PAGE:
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MPAA Sues First Movie Swappers

Discussion in 'Channel Zero' started by crave, Nov 17, 2004.

  1. crave

    crave Veteran Member

    Joined: Jan 20, 2002 Messages: 6,728 Likes Received: 10
    MPAA Sues First Movie Swappers

    Industry group will offer a free program to help users find and eliminate illegal files.

    Grant Gross, IDG News Service
    Wednesday, November 17, 2004

    The Motion Picture Association of America this week announced that it has begun filing lawsuits against people who use peer-to-peer software to trade movie files without permission over the Internet.

    The MPAA filed an unspecified number of lawsuits in courts across the U.S., seeking damages and injunctions against the P-to-P users. Under the U.S. Copyright Act, people can be liable for as much as $30,000 for each movie traded over the Internet, and as much as $150,000 per movie if the infringement is proven to be willful.

    The trade group announced earlier this month it would begin to sue file traders.

    Find Illegal Files

    The MPAA also announced it will soon offer to computer users a free program that identifies movie and music titles stored on a computer, along with any installed P-to-P software. The information collected by this program would be available only to the computer's user, according to the MPAA.

    Users can ask the program to remove infringing movies or music files and any P-to-P software, the MPAA says in a press release.

    "Our ultimate goal is to help consumers locate the resources and information they need to make appropriate decisions about using and trading illegal files," Dan Glickman, MPAA president and chief executive officer, says in a statement. "Many parents are concerned about what their children have downloaded and where they've downloaded it from."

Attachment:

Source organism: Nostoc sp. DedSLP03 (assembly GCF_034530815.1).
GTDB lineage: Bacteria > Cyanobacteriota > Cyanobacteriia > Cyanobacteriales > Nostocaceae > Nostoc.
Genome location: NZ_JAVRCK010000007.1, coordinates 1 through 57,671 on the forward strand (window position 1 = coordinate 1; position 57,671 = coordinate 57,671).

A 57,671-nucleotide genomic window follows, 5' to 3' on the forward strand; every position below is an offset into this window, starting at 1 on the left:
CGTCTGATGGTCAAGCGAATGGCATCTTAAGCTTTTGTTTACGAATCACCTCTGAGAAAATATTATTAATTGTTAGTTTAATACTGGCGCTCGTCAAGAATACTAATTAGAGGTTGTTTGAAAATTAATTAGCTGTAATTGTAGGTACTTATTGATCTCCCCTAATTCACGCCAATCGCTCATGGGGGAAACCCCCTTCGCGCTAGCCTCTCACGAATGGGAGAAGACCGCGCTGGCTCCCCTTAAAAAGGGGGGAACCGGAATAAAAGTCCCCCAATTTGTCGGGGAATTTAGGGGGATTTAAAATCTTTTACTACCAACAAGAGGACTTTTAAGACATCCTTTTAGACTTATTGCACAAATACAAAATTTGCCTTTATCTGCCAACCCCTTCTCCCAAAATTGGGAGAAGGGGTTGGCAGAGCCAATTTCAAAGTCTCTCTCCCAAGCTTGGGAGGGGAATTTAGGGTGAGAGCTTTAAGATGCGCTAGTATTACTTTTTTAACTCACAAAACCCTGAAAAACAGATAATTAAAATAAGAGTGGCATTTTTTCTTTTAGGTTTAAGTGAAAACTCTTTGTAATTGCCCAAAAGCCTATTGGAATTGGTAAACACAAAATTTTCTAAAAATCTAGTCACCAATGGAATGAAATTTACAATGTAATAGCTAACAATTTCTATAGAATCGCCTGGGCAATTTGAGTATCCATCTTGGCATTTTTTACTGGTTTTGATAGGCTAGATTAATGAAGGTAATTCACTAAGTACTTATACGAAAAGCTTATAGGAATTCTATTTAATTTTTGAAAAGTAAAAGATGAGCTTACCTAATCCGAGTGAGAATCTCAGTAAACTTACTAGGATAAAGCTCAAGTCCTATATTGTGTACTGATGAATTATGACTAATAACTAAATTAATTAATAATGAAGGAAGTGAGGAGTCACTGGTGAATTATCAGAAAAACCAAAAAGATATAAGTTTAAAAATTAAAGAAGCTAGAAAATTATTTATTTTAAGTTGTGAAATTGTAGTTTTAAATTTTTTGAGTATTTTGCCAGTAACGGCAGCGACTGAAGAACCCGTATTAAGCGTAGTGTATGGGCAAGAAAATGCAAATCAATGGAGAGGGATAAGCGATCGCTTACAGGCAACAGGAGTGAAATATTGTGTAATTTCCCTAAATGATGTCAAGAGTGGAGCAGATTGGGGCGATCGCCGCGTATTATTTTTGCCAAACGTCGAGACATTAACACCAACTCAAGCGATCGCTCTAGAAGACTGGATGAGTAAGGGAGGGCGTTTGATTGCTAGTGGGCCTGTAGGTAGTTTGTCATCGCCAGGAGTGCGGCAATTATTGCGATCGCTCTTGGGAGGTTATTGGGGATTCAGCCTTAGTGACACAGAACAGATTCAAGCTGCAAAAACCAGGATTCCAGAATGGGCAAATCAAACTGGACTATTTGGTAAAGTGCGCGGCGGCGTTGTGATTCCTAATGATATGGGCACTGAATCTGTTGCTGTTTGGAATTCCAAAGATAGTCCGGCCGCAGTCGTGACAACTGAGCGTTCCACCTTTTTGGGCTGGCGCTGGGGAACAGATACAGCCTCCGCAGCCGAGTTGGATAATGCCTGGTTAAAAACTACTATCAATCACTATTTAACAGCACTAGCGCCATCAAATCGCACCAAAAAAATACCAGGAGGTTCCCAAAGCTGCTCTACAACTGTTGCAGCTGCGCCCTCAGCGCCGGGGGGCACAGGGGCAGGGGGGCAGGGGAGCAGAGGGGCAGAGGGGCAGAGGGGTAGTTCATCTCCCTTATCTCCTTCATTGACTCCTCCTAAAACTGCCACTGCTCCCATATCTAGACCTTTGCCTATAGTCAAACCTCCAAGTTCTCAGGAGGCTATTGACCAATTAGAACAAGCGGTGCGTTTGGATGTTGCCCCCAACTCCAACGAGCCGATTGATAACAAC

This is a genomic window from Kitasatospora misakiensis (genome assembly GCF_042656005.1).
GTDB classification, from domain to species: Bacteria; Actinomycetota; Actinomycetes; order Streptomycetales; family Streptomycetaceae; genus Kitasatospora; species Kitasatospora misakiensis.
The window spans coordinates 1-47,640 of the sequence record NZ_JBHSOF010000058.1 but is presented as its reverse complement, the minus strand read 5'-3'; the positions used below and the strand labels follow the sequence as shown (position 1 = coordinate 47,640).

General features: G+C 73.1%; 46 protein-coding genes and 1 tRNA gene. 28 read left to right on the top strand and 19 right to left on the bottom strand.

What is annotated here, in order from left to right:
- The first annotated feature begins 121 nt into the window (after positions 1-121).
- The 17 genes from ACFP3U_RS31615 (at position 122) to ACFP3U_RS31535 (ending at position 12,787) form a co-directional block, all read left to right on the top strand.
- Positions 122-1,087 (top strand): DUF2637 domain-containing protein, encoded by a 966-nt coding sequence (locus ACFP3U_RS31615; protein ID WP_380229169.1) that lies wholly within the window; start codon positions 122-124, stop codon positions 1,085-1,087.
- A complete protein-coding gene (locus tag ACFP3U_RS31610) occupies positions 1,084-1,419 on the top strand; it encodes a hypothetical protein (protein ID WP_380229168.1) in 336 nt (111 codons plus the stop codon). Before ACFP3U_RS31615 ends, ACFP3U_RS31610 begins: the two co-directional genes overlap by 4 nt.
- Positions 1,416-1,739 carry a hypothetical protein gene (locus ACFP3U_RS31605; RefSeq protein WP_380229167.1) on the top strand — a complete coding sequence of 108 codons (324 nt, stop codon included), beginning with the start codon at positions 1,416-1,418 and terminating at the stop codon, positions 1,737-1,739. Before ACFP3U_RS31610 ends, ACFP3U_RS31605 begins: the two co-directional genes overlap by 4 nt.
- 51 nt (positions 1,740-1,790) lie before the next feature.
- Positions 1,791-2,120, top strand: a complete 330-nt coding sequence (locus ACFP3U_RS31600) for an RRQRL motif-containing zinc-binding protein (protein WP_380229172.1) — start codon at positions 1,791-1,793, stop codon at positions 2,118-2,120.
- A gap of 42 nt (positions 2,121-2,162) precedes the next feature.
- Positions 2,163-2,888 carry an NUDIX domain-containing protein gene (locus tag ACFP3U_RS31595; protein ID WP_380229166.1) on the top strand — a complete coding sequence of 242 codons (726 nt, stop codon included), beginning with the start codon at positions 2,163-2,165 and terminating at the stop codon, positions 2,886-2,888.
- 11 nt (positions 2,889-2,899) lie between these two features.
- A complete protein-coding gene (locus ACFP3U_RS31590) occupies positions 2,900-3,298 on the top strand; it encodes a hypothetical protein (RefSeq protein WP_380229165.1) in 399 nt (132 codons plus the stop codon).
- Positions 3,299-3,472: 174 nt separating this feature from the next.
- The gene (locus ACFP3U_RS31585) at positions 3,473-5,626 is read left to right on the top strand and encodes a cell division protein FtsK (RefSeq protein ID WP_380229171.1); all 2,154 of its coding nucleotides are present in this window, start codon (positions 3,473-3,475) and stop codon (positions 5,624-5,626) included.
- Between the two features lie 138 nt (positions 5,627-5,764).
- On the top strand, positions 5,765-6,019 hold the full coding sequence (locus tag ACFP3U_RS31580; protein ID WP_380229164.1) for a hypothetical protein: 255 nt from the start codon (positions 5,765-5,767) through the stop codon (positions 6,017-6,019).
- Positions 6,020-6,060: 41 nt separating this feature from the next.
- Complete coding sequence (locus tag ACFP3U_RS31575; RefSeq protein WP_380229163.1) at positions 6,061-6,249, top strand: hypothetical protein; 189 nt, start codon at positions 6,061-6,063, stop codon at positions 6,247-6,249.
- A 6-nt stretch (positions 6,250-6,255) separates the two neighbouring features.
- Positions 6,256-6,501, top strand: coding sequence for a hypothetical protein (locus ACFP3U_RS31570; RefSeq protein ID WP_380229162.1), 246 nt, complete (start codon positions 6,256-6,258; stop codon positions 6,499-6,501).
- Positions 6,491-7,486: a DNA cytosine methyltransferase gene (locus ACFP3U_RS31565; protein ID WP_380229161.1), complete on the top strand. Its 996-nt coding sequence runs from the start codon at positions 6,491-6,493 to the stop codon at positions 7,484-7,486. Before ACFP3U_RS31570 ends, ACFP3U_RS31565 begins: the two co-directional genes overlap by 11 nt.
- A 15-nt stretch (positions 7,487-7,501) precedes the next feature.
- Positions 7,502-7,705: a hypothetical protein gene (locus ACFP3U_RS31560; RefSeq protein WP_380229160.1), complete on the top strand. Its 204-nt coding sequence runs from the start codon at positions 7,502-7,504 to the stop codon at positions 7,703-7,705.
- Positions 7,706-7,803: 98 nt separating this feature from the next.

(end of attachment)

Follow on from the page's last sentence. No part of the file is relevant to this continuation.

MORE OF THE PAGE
The MPAA also announced a new P-to-P ad campaign, to be distributed to about 10,000 U.S. video stores. The Rated I: Inappropriate for All Ages video-store campaign is similar to an ad campaign that appeared in theaters, newspapers, magazines, and on the Internet.

    "Litigation alone is not the solution, but it is part of a broader MPAA effort that includes education and new technological tools among other components," Glickman says.

  2. me IS cool

    me IS cool Guest

    wow... here we go again. I saw an advertisement they ran in newspapers, trying to scare off downloaders.
  3. spectr

    spectr Guest

    fuck em i got so many movies and am going to get so many more let them sue me not like there ever going to get a cent.
  4. CACashRefund

    CACashRefund 12oz Loyalist

    Joined: Oct 8, 2004 Messages: 14,171 Likes Received: 272
    Great! now maybe theyll start to sue 12year olds again.